He spends a long time talking about time management, and gives some fairly brutal advice on how to best do this. First by understanding how you currently use your time, then by brutally attacking it. Grouping common tasks to avoid context switching, not rushing 1:1s, and not bothering to do anything that wouldn't be missed. He advises turning recurring crises into routine, argues that spending more than 10% of your time on staffing means you have too many staff, recommends no more than 25% of time in meetings (meetings mean you are trying to gain consensus, which implies responsibility is too diffuse and should be consolidated down), and speedier access to information.
The big recommendation he makes is to consolidate discretionary time - so pushing everything that takes you away from your desk together so you can have solid long blocks of time to focus.
He explains his approach to decision making and how to communicate. And then he advises about life, and what to do with the second half of your life, which is fascinating as it's something I'd been thinking about. He says to plan ahead earlier with what you want to do next, likely outside of your main career.
The final society section seems limited in it's advice and feels more like rumination about history and the future.
However, along with all the good advice, Drucker really falls down in his presentation in a number of ways.
The book opens with an 'appreciation' - it's a gushing hero-worshiping opening which does nothing to make me like the author, and coupled with the introduction begins the thread of capitalism, small government-loving, sexist, racist, America-Centric, closed-minded and old-fashioned writing which runs through the entire book.
It feel so unnecessary to make a book about advising managers so political, taking every opportunity to denounce unions, Marxism, Liberal Arts, the left-wing, Ralph Nader, jazz, the working class, non-white people, the welfare state and socialism.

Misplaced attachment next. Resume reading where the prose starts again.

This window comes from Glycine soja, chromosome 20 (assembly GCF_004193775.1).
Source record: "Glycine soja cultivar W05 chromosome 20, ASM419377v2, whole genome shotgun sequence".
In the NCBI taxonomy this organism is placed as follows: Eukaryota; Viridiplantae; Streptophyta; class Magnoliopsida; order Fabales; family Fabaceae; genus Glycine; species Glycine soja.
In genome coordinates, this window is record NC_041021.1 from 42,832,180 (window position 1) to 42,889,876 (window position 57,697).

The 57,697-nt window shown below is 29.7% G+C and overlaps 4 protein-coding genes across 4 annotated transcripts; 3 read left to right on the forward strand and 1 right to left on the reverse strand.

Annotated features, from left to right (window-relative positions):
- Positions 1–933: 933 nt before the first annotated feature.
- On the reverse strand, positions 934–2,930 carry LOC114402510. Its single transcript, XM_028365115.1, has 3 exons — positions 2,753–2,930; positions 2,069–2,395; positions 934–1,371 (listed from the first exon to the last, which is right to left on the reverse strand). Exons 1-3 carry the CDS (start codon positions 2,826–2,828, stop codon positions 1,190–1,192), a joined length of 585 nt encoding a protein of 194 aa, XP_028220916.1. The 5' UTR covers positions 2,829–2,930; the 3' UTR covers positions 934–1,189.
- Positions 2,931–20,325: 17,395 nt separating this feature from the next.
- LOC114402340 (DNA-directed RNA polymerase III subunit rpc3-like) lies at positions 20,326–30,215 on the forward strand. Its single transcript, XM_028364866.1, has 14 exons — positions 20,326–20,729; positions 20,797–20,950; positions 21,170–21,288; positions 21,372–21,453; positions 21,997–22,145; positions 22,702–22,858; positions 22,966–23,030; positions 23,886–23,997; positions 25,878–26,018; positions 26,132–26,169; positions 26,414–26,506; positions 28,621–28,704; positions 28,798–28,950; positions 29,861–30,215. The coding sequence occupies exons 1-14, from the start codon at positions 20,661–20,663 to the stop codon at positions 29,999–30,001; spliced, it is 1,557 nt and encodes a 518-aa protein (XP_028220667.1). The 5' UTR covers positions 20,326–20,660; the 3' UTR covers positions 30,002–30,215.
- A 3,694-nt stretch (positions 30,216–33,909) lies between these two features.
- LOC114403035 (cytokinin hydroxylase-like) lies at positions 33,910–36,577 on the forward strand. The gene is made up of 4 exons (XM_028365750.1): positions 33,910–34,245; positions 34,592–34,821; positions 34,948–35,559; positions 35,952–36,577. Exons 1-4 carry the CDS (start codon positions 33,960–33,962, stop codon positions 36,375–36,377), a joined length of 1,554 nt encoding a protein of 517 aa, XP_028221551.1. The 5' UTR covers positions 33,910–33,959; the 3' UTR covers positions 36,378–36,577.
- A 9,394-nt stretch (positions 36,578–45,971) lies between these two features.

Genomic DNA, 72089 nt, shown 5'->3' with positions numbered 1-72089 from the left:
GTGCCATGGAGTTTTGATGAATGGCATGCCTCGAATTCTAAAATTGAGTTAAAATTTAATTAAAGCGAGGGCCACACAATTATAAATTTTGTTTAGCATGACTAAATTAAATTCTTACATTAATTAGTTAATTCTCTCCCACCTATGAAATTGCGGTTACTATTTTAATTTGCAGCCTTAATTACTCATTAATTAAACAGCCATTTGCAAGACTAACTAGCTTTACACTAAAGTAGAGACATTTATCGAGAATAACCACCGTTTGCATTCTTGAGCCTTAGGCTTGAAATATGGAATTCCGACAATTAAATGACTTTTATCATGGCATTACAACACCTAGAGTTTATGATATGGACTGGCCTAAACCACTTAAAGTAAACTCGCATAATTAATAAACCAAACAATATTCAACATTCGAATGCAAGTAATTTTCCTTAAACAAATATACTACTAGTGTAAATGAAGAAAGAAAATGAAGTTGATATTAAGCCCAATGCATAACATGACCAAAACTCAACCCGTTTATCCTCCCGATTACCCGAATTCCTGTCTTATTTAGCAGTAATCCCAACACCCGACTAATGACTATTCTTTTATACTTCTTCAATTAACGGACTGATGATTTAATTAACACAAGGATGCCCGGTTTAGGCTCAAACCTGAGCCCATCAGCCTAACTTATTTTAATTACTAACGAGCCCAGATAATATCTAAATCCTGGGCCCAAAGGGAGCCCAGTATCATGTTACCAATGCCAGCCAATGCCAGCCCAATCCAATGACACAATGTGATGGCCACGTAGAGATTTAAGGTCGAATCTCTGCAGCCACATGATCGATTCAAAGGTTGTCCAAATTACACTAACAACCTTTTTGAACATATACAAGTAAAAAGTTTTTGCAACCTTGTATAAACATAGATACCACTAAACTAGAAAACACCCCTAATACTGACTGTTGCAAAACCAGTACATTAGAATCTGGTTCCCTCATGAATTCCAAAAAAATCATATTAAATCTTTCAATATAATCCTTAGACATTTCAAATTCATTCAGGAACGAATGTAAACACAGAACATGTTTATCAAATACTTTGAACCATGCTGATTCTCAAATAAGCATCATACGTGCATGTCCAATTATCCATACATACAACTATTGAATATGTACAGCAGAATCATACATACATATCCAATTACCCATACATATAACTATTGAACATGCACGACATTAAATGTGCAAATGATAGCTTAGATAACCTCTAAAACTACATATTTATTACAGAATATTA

There are some very strange choices of language as well, invoking the Christian god in some places that seemed incredibly out of place, and strangely idiomatic for a book that claims to have been translated into Japanese and back.
Every chapter seems to drip with sexism - referring to managers as 'he, and increasingly she', mentioning housewives, and talking about meetings which are 'three men and a secretary'. There are a number of praising case studies around the Girl Scouts of America, but against the backdrop of sexism it feels like these have been chosen out of surprise that an organisation run by women on a voluntary basis can actually be a positive example of good business practice. Some of the sexism doesn't even seem like it's a product of the time the book was written, but just dropped in with no justification at all.
The peak has to be in chapter 22, when Drucker actually compares feminists to Hitler. It's not a good chapter and attempts to set up the 'intellectual' as the nemesis of the manager. It's written from a very manager-centric viewpoint despite claims it wants balance, and contains a massive explicit assumption that the ways of Western-society are best and will dominate forever.
So overall, the book contains good advice, but bad language and a bad world-view. I can't in good conscience recommend reading it - it was hard work, took up too much of my time, and in places made me angry.
Given another edit to bring it up to date, remove many of the unnecessary word/phrase choices, and to add more recent case studies, I could see it being a useful read.
In the meantime I suggest finding a summary of the good advice and just following that.